‘Avatar’ Director James Cameron: Testosterone a ‘Toxin’ You Must Be Cleansed Of

AP Photo/Joel Ryan

Hollywood filmmaker James Cameron reflected upon his upcoming Avatar sequel and how it will focus on some of his lessons of evolving as a man, likening the testosterone that fueled him in his youth to a “toxin” that he had to cleanse himself of.

Cameron shared his reflection in a recent interview with The Hollywood Reporter (THR) and while he seemed to be denouncing what the woke left refers to as “toxic masculinity,” he also praised the concept of fatherhood and how the family unit can be a “fortress.”

“I thought, ‘I’m going to work out a lot of my stuff, artistically, that I’ve gone through as a parent of five kids,’” Cameron told the outlet. “The overarching idea is, the family is the fortress. It’s our greatest weakness and our greatest strength. I thought, ‘I can write the hell out of this. I know what it is to be the asshole dad.'”

Cameron compared this with his younger self that took great risks, referring to himself as a “testosterone-poisoned young man.”

“A lot of things I did earlier, I wouldn’t do — career-wise and just risks that you take as a wild, testosterone-poisoned young man. I always think of [testosterone] as a toxin that you have to slowly work out of your system,” he said.

Whether this means that the Avatar sequel will be a woke sermon about cleansing oneself of toxic masculinity or a rather anti-woke message about growing into a responsible father for the good of one’s family remains to be seen, since few details have been revealed about the film’s story. Cameron has undergone a profound transformation in his personal life in the past two decades by staying married to his wife, Suzy Amis Cameron, for over 20 years (after four divorces), fathering three daughters, and adopting a fourth in 2020. He also has a 29-year-old daughter with his ex-wife Linda Hamilton.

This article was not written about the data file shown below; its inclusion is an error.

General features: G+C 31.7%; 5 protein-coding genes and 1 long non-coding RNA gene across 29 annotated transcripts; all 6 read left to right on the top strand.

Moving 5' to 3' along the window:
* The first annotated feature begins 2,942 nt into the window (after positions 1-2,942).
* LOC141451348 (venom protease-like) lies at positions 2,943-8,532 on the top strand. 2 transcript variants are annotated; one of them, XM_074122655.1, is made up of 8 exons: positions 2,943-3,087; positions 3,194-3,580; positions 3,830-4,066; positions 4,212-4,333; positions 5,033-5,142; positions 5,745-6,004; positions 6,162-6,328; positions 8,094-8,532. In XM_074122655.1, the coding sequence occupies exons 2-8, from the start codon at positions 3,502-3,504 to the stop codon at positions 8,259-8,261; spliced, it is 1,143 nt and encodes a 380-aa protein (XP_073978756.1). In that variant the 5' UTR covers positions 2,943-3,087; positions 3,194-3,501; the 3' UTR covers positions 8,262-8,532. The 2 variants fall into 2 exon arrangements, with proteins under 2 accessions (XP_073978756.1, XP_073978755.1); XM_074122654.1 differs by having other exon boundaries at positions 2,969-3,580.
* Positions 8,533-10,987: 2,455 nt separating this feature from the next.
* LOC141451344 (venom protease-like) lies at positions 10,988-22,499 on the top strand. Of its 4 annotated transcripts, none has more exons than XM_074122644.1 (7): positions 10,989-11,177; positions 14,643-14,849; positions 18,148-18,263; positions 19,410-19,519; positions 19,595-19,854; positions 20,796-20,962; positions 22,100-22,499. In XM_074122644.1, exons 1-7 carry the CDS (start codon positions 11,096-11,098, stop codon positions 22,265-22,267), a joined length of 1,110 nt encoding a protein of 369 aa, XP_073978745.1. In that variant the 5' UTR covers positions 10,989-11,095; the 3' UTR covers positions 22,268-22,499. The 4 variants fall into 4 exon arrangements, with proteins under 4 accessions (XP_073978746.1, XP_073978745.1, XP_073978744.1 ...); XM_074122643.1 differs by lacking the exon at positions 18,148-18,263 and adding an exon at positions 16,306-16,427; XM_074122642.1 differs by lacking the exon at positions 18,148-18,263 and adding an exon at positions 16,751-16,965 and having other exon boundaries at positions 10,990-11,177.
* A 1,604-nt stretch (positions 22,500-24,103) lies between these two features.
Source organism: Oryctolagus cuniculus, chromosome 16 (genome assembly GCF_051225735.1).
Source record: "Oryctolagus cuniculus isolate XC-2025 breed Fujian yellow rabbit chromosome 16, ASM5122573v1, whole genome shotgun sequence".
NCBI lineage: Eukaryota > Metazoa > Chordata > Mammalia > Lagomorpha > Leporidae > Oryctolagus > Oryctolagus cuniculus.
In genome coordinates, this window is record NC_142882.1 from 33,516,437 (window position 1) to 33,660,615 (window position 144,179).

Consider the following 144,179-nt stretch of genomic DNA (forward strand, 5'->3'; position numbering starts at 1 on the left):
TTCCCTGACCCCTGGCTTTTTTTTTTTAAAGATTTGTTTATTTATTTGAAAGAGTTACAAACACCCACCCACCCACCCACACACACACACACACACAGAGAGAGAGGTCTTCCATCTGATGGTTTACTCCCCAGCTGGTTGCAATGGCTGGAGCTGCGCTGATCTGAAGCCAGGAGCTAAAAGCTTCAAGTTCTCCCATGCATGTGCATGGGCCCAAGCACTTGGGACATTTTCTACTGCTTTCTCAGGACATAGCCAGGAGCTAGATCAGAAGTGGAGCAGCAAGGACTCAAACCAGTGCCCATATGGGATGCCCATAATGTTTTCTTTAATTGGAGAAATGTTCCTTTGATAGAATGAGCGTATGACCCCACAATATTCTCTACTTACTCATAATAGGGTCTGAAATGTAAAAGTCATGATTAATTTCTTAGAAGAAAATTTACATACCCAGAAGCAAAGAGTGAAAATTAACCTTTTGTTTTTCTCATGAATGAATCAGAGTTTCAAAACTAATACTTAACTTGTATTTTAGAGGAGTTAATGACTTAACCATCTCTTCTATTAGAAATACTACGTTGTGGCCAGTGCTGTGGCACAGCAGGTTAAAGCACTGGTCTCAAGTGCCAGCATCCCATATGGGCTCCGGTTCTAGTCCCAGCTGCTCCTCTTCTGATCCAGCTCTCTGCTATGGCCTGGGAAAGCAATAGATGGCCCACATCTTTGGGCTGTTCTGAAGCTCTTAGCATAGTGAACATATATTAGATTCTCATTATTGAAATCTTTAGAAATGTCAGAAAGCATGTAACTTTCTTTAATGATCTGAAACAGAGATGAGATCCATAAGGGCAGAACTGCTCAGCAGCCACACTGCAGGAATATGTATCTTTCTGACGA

Cameron also previously expressed his fatigue with the Marvel Cinematic Universe (MCU) for not portraying heroic men with families.

“It’s just, come on guys, there are other stories to tell besides hypergonadal males (men who produce too much testosterone) without families doing death-defying things for two hours and wrecking cities in the process. It’s like, oy!” he said in 2018.

“I’ve found myself as a father of five starting to think about what would an ‘Avatar’ story be like if it was a family drama. What if it was ‘The Godfather?’” he added. “It’s a generational family saga. That’s very different than the first film. There’s still the same setting and the same respect for the shock of the new. We still want to show you things that you haven’t even seen or imagined, but the story is very different. It’s a continuation of the same characters … but what happens when warriors who are willing to go on suicide charges and leap off cliffs, what happens when they grow up and have their own kids?”

All that said, Cameron hinted that Avatar will retain its famed environmental messaging while perhaps maybe dialing back the heavy-handedness.

“You can’t hit environmental messaging over the head,” Cameron said. “People are angsty enough. We’ll be injecting this film into a marketplace in a different time. And maybe things that were over the horizon in 2009 are upon us now. Maybe it’s not entertainment anymore.”


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